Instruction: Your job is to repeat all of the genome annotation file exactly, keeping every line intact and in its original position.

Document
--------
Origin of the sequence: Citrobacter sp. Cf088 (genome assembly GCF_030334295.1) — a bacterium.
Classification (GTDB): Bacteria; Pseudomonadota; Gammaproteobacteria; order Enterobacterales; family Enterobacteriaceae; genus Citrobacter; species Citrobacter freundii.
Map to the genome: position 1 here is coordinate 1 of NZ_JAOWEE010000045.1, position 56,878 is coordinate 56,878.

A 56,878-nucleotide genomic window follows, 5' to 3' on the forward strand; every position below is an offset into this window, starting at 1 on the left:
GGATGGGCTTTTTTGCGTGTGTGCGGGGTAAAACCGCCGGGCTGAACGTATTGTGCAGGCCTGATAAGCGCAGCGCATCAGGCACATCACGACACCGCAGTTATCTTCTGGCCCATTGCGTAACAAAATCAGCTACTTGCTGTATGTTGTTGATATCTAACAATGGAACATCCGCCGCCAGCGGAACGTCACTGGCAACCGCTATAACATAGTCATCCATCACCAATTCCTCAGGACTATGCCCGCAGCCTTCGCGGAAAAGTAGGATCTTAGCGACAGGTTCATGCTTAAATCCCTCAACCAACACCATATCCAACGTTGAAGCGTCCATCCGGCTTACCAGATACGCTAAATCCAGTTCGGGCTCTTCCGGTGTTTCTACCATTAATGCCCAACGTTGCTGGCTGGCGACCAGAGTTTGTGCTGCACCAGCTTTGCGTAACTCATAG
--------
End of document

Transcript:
Origin of the sequence: Citrobacter sp. Cf088 (genome assembly GCF_030334295.1) — a bacterium.
Classification (GTDB): Bacteria; Pseudomonadota; Gammaproteobacteria; order Enterobacterales; family Enterobacteriaceae; genus Citrobacter; species Citrobacter freundii.
Map to the genome: position 1 here is coordinate 1 of NZ_JAOWEE010000045.1, position 56,878 is coordinate 56,878.

A 56,878-nucleotide genomic window follows, 5' to 3' on the forward strand; every position below is an offset into this window, starting at 1 on the left:
GGATGGGCTTTTTTGCGTGTGTGCGGGGTAAAACCGCCGGGCTGAACGTATTGTGCAGGCCTGATAAGCGCAGCGCATCAGGCACATCACGACACCGCAGTTATCTTCTGGCCCATTGCGTAACAAAATCAGCTACTTGCTGTATGTTGTTGATATCTAACAATGGAACATCCGCCGCCAGCGGAACGTCACTGGCAACCGCTATAACATAGTCATCCATCACCAATTCCTCAGGACTATGCCCGCAGCCTTCGCGGAAAAGTAGGATCTTAGCGACAGGTTCATGCTTAAATCCCTCAACCAACACCATATCCAACGTTGAAGCGTCCATCCGGCTTACCAGATACGCTAAATCCAGTTCGGGCTCTTCCGGTGTTTCTACCATTAATGCCCAACGTTGCTGGCTGGCGACCAGAGTTTGTGCTGCACCAGCTTTGCGTAACTCATAG